California Strategies, the Sacramento-based lobbying outfit run by Bob White, ex-aide to former San Diego mayor and California governor Pete Wilson, was very busy at San Diego city hall during the final quarter of 2011, according to the firm’s recently filed disclosure report. The company was also a big player in mayoral politics. GOP assemblyman Nathan Fletcher was the firm’s unanimous pick for the city’s next mayor, with White and six fellow executives contributing a total of $2950. Lobbyists Craig Benedetto and Ben Haddad each gave $500 to the reelection bid of city attorney Jan Goldsmith. In addition, Benedetto made a $250 contribution to the reelection campaign of Democratic incumbent Todd Gloria, and Haddad gave $250 to Mark Kersey, a Republican running in city council district 5. Benedetto gave Kersey $500. The pair also hosted an October 2011 fund-raiser for Kersey that raised $520.
On the income side of the ledger, California Strategies was paid $22,500 by Solar Turbines Incorporated to oppose development of Fat City Lofts, a new condo project being developed by noted local architect Jonathan Segal across the street from the company’s waterfront factory. The City’s Centre City Development Corporation voted against the development in January, causing Laurie Black to resign from the board. Segal has appealed to the Planning Commission, with a hearing expected within the next few months. According to disclosure records, Benedetto and Haddad lobbied Brad Richter, Brandon Nichols, Kim Kilkenny, and Frank Alessi, all from the development corporation, as well as David Graham of the mayor’s office.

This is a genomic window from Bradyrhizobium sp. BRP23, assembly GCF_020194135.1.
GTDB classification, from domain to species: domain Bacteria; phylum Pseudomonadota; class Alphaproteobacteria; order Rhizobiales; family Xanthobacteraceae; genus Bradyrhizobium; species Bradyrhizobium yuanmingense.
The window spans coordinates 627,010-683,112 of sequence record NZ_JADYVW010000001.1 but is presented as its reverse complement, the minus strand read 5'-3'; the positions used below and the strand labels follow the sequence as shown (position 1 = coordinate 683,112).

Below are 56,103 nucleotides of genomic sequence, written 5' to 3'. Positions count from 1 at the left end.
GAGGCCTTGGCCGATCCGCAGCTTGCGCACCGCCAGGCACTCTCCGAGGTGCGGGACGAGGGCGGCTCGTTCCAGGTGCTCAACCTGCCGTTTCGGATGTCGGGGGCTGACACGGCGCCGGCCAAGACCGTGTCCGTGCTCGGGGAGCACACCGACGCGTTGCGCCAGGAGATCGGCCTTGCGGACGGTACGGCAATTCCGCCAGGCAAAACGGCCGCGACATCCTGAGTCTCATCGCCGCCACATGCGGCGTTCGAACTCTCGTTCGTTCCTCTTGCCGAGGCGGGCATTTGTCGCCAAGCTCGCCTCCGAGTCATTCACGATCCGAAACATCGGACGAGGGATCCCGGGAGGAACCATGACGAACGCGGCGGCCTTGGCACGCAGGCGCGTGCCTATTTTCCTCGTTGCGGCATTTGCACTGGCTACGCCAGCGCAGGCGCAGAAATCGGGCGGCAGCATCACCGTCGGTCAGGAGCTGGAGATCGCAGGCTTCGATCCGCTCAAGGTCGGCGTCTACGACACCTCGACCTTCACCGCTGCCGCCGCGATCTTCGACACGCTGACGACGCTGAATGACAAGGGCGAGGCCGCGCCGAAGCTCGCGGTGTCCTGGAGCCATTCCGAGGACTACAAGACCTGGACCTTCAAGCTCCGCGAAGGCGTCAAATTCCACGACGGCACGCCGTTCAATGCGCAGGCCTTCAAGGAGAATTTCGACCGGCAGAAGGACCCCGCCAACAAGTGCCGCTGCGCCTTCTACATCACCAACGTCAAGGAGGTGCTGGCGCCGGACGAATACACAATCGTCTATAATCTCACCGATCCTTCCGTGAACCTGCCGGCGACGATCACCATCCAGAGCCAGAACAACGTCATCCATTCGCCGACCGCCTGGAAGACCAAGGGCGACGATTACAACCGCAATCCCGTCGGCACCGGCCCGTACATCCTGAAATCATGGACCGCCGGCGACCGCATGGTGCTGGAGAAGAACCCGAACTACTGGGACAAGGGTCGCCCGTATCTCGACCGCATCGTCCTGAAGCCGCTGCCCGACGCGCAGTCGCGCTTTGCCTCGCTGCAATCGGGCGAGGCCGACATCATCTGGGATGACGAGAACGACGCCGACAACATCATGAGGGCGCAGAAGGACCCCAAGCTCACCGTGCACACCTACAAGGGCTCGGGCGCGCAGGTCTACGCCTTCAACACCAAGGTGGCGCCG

California Strategies also received $22,500 from Rural/Metro San Diego, the Arizona-based outfit that last year drew a harsh report by the city auditor. Benedetto and Haddad lobbied councilmembers Tony Young and Lorie Zapf “to enhance the reputation of the company and maintain the current contract with the City of San Diego to provide ambulance services.” Capital Power Corporation of Edmonton, Canada, paid the firm $18,000 to convince the city council to award it a “Long-term lease enabling development of a power plant.” And Enterprise Rent-A-Car forked over $6000 regarding “Maintenance of rental car fees/tax at current rates.”